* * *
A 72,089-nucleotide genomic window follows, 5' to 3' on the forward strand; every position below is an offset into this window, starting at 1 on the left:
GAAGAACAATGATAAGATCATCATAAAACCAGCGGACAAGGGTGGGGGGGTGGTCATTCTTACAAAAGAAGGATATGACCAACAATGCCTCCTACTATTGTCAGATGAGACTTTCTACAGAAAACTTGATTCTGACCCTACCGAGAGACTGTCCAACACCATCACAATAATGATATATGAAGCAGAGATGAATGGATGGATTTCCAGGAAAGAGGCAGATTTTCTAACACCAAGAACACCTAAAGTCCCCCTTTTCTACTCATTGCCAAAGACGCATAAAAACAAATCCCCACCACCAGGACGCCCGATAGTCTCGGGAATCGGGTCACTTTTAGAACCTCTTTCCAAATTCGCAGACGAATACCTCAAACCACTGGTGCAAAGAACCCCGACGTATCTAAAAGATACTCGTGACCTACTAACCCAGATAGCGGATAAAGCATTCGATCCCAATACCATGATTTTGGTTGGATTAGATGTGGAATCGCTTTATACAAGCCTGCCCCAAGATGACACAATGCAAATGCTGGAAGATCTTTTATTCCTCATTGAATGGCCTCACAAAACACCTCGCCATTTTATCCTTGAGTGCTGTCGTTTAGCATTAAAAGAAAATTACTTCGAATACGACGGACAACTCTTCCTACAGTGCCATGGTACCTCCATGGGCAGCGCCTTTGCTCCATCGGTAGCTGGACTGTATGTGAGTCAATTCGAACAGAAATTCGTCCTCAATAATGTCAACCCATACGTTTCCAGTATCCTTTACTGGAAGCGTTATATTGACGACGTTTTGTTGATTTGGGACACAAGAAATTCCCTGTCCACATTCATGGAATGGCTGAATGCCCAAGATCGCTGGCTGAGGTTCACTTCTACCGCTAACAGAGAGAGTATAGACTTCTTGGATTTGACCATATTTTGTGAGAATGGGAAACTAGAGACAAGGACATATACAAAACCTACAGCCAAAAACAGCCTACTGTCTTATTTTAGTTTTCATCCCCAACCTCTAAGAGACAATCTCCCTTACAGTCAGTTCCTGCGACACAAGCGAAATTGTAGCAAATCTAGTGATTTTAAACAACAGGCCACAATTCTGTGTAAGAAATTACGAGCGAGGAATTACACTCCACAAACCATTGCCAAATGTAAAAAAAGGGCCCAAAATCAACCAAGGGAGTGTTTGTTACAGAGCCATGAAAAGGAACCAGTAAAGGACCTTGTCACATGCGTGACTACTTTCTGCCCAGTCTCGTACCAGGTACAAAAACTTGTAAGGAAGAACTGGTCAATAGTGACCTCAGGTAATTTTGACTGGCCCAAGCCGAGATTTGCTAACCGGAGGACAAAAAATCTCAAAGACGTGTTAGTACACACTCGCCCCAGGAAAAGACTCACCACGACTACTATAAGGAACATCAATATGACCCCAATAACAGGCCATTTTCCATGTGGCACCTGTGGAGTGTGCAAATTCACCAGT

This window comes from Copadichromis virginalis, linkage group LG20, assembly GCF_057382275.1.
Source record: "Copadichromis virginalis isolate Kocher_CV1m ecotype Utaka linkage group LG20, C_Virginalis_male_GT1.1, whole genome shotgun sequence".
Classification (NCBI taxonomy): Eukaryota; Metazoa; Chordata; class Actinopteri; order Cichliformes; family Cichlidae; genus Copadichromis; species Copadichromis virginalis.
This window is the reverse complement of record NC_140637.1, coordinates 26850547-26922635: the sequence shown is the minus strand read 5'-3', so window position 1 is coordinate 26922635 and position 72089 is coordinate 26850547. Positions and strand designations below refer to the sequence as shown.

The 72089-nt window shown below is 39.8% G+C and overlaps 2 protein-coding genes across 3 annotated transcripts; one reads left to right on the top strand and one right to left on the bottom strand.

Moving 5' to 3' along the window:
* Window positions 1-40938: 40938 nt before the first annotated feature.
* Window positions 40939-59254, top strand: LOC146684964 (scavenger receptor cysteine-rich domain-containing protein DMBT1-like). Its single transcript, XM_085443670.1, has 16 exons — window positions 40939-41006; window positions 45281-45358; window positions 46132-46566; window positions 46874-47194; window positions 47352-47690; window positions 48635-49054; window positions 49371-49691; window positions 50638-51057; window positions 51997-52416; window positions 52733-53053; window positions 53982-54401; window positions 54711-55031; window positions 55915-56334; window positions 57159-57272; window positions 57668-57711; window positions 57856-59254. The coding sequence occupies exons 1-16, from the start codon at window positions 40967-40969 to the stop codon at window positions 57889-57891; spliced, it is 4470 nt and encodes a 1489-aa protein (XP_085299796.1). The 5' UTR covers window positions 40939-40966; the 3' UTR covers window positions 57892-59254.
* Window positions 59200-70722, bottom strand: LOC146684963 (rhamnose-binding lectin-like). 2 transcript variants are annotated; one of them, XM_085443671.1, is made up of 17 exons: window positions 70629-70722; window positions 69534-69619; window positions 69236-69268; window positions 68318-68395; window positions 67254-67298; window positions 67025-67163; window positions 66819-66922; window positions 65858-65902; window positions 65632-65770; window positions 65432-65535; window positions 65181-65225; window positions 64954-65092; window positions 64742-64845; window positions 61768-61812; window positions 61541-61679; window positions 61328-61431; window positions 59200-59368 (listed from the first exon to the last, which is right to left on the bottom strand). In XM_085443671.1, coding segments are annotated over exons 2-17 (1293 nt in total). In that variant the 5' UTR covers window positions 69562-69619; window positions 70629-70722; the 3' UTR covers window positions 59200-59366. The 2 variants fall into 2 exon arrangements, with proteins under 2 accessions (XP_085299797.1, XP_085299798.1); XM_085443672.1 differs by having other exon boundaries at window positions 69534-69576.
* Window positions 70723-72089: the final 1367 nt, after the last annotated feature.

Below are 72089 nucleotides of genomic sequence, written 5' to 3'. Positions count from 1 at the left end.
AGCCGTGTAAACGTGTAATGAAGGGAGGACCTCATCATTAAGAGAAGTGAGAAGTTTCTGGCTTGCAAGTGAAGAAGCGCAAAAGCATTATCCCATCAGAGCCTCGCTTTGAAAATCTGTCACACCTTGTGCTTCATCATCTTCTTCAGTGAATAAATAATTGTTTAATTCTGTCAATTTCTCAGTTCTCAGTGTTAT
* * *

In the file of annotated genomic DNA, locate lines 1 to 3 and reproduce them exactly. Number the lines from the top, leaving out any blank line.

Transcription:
A 72,089-nucleotide genomic window follows, 5' to 3' on the forward strand; every position below is an offset into this window, starting at 1 on the left:
GAAGAACAATGATAAGATCATCATAAAACCAGCGGACAAGGGTGGGGGGGTGGTCATTCTTACAAAAGAAGGATATGACCAACAATGCCTCCTACTATTGTCAGATGAGACTTTCTACAGAAAACTTGATTCTGACCCTACCGAGAGACTGTCCAACACCATCACAATAATGATATATGAAGCAGAGATGAATGGATGGATTTCCAGGAAAGAGGCAGATTTTCTAACACCAAGAACACCTAAAGTCCCCCTTTTCTACTCATTGCCAAAGACGCATAAAAACAAATCCCCACCACCAGGACGCCCGATAGTCTCGGGAATCGGGTCACTTTTAGAACCTCTTTCCAAATTCGCAGACGAATACCTCAAACCACTGGTGCAAAGAACCCCGACGTATCTAAAAGATACTCGTGACCTACTAACCCAGATAGCGGATAAAGCATTCGATCCCAATACCATGATTTTGGTTGGATTAGATGTGGAATCGCTTTATACAAGCCTGCCCCAAGATGACACAATGCAAATGCTGGAAGATCTTTTATTCCTCATTGAATGGCCTCACAAAACACCTCGCCATTTTATCCTTGAGTGCTGTCGTTTAGCATTAAAAGAAAATTACTTCGAATACGACGGACAACTCTTCCTACAGTGCCATGGTACCTCCATGGGCAGCGCCTTTGCTCCATCGGTAGCTGGACTGTATGTGAGTCAATTCGAACAGAAATTCGTCCTCAATAATGTCAACCCATACGTTTCCAGTATCCTTTACTGGAAGCGTTATATTGACGACGTTTTGTTGATTTGGGACACAAGAAATTCCCTGTCCACATTCATGGAATGGCTGAATGCCCAAGATCGCTGGCTGAGGTTCACTTCTACCGCTAACAGAGAGAGTATAGACTTCTTGGATTTGACCATATTTTGTGAGAATGGGAAACTAGAGACAAGGACATATACAAAACCTACAGCCAAAAACAGCCTACTGTCTTATTTTAGTTTTCATCCCCAACCTCTAAGAGACAATCTCCCTTACAGTCAGTTCCTGCGACACAAGCGAAATTGTAGCAAATCTAGTGATTTTAAACAACAGGCCACAATTCTGTGTAAGAAATTACGAGCGAGGAATTACACTCCACAAACCATTGCCAAATGTAAAAAAAGGGCCCAAAATCAACCAAGGGAGTGTTTGTTACAGAGCCATGAAAAGGAACCAGTAAAGGACCTTGTCACATGCGTGACTACTTTCTGCCCAGTCTCGTACCAGGTACAAAAACTTGTAAGGAAGAACTGGTCAATAGTGACCTCAGGTAATTTTGACTGGCCCAAGCCGAGATTTGCTAACCGGAGGACAAAAAATCTCAAAGACGTGTTAGTACACACTCGCCCCAGGAAAAGACTCACCACGACTACTATAAGGAACATCAATATGACCCCAATAACAGGCCATTTTCCATGTGGCACCTGTGGAGTGTGCAAATTCACCAGT

This window comes from Copadichromis virginalis, linkage group LG20, assembly GCF_057382275.1.